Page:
Postgraduate Research MethodsThis module will provide you with the research skills and techniques needed both to critically evaluate the literature you will be using in your Masters course, and to put into practice in your own Dissertation. It will explore the methodologies and methods applied in contemporary social science research to enable you to select an appropriate range for your own needs.
Major ProjectThis module will support you in the preparation and submission of a Masters dissertation, allowing you to explore in-depth a particular topic that reflects your academic interest.
Nationalisms, Diasporas and IdentitiesYou will explore notions of identity related to belonging, rootedness and mobility, examining key concepts such as nationalism, transnationalism, diaspora and migration. Particular attention will be paid to intersections with gender, class and ethnicity. You will investigate the notion of ‚home’ at different spatial scales, while concepts of hybridity will also be examined, especially the growing importance of multi-generational diasporic communities. Your key focus of interest will be second-generation identities. You will draw on detailed case studies in order to ground these concepts and identify their specificities. You will be encouraged to develop case studies informed by your own backgrounds and localities. Your analyses of comparative diasporic and transnational experiences will be developed and interdisciplinarity will also be encouraged. Your assessment will have two elements based on an individually-selected case study: a presentation and a 5,500 word report.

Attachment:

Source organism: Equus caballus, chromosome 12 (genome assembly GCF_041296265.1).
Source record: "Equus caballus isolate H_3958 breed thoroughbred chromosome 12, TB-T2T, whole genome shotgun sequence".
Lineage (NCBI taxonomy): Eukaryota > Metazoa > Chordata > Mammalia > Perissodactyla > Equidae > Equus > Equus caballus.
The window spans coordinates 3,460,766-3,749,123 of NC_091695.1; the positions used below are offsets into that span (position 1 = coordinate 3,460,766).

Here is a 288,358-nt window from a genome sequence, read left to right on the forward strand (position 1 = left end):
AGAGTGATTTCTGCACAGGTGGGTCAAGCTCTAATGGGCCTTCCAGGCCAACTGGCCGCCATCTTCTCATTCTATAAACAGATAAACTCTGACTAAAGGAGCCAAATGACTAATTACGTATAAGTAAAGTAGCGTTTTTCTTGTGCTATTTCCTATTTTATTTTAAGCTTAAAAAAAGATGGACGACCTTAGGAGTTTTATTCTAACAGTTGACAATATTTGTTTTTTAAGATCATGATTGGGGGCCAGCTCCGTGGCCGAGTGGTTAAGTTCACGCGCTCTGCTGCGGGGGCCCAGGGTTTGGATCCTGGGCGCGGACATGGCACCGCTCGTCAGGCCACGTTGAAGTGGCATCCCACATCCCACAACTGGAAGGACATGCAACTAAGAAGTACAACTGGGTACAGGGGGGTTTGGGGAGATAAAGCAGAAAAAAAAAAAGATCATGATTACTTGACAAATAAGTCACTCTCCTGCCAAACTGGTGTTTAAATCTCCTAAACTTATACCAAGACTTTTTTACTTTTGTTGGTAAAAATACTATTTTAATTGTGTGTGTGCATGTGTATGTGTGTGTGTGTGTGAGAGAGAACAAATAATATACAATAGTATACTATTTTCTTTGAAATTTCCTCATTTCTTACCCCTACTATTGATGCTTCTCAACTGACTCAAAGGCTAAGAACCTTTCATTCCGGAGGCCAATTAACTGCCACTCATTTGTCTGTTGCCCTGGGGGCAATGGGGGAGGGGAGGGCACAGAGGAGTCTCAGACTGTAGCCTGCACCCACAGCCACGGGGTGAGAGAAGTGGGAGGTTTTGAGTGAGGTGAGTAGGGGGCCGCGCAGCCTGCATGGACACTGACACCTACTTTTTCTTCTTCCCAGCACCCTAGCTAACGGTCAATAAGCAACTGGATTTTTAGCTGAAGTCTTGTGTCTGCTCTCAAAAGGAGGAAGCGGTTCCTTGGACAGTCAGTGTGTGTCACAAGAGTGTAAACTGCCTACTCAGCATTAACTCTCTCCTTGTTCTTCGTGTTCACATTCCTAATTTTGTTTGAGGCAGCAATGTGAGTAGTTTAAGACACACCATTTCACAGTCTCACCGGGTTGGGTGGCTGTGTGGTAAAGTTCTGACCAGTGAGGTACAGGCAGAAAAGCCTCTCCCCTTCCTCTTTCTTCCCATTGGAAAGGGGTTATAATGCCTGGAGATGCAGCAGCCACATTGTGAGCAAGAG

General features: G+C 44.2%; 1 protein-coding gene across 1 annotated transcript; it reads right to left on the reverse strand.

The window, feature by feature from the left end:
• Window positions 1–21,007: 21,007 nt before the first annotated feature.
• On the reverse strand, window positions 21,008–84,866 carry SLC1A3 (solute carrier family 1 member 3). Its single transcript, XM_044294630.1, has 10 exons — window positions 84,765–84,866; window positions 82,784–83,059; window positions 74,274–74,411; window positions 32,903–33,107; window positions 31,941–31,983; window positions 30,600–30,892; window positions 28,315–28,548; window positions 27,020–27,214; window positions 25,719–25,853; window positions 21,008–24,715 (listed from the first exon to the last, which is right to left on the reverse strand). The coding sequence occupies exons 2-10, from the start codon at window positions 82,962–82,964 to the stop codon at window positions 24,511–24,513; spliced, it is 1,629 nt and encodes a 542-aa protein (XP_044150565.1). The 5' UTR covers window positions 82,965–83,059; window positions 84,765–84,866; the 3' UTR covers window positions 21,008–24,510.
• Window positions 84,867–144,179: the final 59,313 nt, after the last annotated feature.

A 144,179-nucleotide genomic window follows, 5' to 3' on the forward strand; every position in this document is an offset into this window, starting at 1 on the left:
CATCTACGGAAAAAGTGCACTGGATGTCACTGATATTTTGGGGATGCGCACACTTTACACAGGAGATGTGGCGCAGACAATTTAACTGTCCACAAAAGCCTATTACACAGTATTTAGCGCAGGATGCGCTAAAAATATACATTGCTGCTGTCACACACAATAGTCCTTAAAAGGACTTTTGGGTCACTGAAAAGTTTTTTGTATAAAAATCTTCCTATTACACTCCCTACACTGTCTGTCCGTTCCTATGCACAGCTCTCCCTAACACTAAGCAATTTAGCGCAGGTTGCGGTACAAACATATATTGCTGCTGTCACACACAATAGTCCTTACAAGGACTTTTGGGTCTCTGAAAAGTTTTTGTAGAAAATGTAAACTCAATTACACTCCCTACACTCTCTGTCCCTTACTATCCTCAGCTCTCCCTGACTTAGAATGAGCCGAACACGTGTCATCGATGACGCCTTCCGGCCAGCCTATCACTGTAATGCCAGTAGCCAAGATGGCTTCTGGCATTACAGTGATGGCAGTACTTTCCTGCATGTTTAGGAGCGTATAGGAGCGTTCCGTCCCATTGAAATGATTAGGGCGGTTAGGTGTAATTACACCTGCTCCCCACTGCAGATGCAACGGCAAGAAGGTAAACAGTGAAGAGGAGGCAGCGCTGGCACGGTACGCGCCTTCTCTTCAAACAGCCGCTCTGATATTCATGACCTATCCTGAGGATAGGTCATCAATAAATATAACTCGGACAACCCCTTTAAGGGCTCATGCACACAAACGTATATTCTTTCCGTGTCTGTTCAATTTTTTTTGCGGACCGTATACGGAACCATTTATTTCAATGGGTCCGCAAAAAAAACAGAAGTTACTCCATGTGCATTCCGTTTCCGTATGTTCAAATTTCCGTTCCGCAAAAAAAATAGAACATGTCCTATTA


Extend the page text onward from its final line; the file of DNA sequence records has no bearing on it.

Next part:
Globalisation, Social Welfare & Social PolicyThis module considers the relationship between globalisation and social welfare and policy at a micro, mezzo and macro level. It considers how globalisation impacts on social welfare provision and policy planning in different countries and societal contexts, from a political, social, economic, technological and educational viewpoint. We will evaluate and critically analyse whether there are universal values and a universal knowledge base which can be relied upon to provide a response towards overcoming global problems, or whether they are, or need to be, culturally and locally specific. This module also looks at how individuals, social networks and organisations deal with providing support for those in greatest need and how this can be translated to work within an international arena from both a statutory and voluntary/non-governmental organisation perspective. Finally, we will consider the role of the social welfare and social policy worker within a globalised world, and critically debate universal standards of practice and transferable skills and adaptation.
Depending on the module, you’ll show your progress through a combination of essays, presentations, case studies and portfolio work, as well as a Major Project at the end of the course.